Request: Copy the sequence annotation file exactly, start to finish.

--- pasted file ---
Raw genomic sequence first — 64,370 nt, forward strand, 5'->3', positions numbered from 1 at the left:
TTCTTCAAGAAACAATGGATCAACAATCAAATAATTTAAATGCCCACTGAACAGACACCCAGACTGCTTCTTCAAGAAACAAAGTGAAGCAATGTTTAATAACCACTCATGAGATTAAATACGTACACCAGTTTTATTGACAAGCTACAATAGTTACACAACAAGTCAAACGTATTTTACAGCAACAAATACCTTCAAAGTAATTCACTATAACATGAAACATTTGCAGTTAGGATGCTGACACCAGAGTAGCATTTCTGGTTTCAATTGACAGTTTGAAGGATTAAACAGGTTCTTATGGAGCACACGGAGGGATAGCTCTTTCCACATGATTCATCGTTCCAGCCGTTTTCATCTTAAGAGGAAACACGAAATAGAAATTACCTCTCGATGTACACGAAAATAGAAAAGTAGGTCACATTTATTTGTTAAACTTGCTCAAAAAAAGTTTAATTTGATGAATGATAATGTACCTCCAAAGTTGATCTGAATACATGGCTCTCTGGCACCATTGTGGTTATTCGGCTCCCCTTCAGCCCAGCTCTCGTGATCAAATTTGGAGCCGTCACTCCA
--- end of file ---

Raw genomic sequence first — 64,370 nt, forward strand, 5'->3', positions numbered from 1 at the left:
TTCTTCAAGAAACAATGGATCAACAATCAAATAATTTAAATGCCCACTGAACAGACACCCAGACTGCTTCTTCAAGAAACAAAGTGAAGCAATGTTTAATAACCACTCATGAGATTAAATACGTACACCAGTTTTATTGACAAGCTACAATAGTTACACAACAAGTCAAACGTATTTTACAGCAACAAATACCTTCAAAGTAATTCACTATAACATGAAACATTTGCAGTTAGGATGCTGACACCAGAGTAGCATTTCTGGTTTCAATTGACAGTTTGAAGGATTAAACAGGTTCTTATGGAGCACACGGAGGGATAGCTCTTTCCACATGATTCATCGTTCCAGCCGTTTTCATCTTAAGAGGAAACACGAAATAGAAATTACCTCTCGATGTACACGAAAATAGAAAAGTAGGTCACATTTATTTGTTAAACTTGCTCAAAAAAAGTTTAATTTGATGAATGATAATGTACCTCCAAAGTTGATCTGAATACATGGCTCTCTGGCACCATTGTGGTTATTCGGCTCCCCTTCAGCCCAGCTCTCGTGATCAAATTTGGAGCCGTCACTCCA